top of page
iStock-1413128025.jpg

Succession Planning 101: A Guide to Help You Prepare




Succession planning is an important process for every organization, regardless of size or industry. It guarantees the continuity of leadership, safeguards valuable knowledge and skills, and enables smooth transitions when key employees leave, retire, or are promoted. If you're unsure of where to begin, this guide will explain the essential components of a robust succession plan.


Why Prepare for Succession?

  • Minimize Business Disruption: Key people's unexpected departures can significantly disrupt projects, client relationships, and overall productivity. Succession planning keeps things running smoothly.

  • Retain Knowledge: When experienced employees leave, they take valuable institutional knowledge. A plan ensures that expertise is transferred and not lost.

  • Develop Future Leaders: Succession planning spotlights high-potential employees and grooms them to take on higher responsibilities, strengthening leadership pipelines.

  • Attract and Retain Talent: Companies with strong succession plans are seen as investing in their people, improving both recruitment and retention.


What to Prepare: Key Steps

  1. Identify Critical Roles: Not every position needs immediate succession planning. Focus on roles that, left vacant, would majorly impact operations, client relationships, or strategic goals.

  2. Define Successor Criteria: What skills, knowledge, and experience should a successor possess? Create detailed outlines for each key position. Remember to consider not just technical expertise but leadership and soft skills.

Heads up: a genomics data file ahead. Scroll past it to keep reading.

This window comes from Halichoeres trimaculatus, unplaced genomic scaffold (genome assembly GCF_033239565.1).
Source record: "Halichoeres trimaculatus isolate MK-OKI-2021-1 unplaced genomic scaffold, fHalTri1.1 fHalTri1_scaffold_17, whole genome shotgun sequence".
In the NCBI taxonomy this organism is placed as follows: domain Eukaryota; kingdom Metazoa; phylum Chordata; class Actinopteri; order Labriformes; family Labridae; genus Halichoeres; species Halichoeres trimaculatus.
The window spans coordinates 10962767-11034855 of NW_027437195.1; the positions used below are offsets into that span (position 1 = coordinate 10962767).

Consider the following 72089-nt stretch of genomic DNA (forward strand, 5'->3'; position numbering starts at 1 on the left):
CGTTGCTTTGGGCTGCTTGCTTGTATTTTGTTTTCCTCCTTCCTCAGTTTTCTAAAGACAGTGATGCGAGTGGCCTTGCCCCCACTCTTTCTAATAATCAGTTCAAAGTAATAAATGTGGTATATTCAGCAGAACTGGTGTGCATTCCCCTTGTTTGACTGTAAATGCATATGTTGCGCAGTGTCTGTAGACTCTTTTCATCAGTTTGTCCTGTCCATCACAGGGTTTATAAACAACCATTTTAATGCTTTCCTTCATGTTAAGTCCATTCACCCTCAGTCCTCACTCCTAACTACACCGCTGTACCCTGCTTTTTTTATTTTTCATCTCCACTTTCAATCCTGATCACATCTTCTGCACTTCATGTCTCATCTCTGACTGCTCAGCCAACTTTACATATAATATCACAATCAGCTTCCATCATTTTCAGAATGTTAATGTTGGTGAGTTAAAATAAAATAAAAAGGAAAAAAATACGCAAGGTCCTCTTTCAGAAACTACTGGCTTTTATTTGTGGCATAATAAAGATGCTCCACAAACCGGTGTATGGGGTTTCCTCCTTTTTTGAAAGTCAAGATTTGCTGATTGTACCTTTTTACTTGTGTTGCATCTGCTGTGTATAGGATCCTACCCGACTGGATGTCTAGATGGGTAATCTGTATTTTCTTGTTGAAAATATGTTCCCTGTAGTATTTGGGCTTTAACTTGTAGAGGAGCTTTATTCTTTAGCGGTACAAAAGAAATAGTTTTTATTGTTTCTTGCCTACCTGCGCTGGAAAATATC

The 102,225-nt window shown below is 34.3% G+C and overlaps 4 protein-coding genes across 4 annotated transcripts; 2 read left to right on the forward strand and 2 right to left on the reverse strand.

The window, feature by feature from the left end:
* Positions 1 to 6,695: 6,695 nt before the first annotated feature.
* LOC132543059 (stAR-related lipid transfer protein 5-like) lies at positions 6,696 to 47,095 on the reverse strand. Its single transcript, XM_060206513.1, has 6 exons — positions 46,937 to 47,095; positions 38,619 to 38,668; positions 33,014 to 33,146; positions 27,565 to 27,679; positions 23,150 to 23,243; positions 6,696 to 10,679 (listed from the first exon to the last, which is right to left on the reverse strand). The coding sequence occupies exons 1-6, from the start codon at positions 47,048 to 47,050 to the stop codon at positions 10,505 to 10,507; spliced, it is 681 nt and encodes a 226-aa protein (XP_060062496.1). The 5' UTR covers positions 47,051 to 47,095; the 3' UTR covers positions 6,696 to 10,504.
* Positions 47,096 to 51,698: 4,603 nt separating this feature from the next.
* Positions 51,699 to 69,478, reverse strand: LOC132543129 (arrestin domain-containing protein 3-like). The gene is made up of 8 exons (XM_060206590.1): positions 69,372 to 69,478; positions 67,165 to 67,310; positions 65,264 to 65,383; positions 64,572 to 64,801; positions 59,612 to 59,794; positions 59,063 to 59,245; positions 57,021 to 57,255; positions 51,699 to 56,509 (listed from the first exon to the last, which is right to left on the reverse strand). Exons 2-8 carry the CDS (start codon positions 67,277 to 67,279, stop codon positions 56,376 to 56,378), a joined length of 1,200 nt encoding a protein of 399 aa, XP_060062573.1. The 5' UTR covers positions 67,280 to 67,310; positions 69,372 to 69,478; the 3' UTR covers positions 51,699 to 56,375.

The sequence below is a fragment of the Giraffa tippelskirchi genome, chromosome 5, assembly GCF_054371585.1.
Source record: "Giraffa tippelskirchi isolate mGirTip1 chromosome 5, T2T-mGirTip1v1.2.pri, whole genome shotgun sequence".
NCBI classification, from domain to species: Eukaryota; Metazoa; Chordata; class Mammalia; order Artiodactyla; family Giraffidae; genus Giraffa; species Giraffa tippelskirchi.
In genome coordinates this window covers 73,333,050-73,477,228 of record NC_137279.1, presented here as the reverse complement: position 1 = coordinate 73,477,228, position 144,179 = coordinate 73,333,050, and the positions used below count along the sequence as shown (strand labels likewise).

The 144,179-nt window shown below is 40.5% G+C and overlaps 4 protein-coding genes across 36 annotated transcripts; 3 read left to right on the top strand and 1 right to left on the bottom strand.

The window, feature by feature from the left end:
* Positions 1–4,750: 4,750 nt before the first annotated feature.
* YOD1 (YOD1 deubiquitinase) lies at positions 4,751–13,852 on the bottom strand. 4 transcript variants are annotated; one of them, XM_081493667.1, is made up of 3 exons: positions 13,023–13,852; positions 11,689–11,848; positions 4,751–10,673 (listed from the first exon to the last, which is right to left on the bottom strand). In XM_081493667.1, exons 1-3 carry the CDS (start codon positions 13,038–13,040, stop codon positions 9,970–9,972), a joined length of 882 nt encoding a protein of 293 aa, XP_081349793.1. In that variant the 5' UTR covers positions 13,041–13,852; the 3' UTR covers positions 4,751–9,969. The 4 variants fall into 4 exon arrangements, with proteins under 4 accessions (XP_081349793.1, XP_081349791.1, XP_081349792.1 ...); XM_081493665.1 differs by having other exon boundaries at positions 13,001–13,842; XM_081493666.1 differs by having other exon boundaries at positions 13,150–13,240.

3. Assess Potential Candidates: Evaluate current employees thoroughly. Who shows leadership potential and interest? Consider development opportunities like training, mentoring, and stretch assignments to help them reach their potential.

  4. Don't Forget External Candidates: While promoting internally is great, sometimes the right person is outside the organization. Expand your search by clearly focusing on the skills and experience you need.

  5. Create Development Plans: Once you've identified candidates, tailor development plans to their needs and the position's requirements. Include a variety of development activities such as:

  • Formal training and education

  • Mentorship programs

  • Cross-training and job shadowing

  • Stretch assignments and project lead roles

  1. Communicate and Document:  Share your succession plan. Transparency builds trust and helps potential successors feel valued. Thoroughly document the plan, including identified roles, candidate profiles, and development plans.

  2. Review and Revise:  Succession planning is an ongoing process, not a one-time document. Revisit it regularly to reflect shifts in the company, employee development, and external job market trends.


Investing in succession planning is not just a smart decision, it's a necessary one. It's a way to ensure the future stability and growth of your organization, while also demonstrating your commitment to the development of your employees. By investing in succession planning, you're investing in the long-term success of your company. Don't miss out on this opportunity to secure the future of your organization.

Comments


bottom of page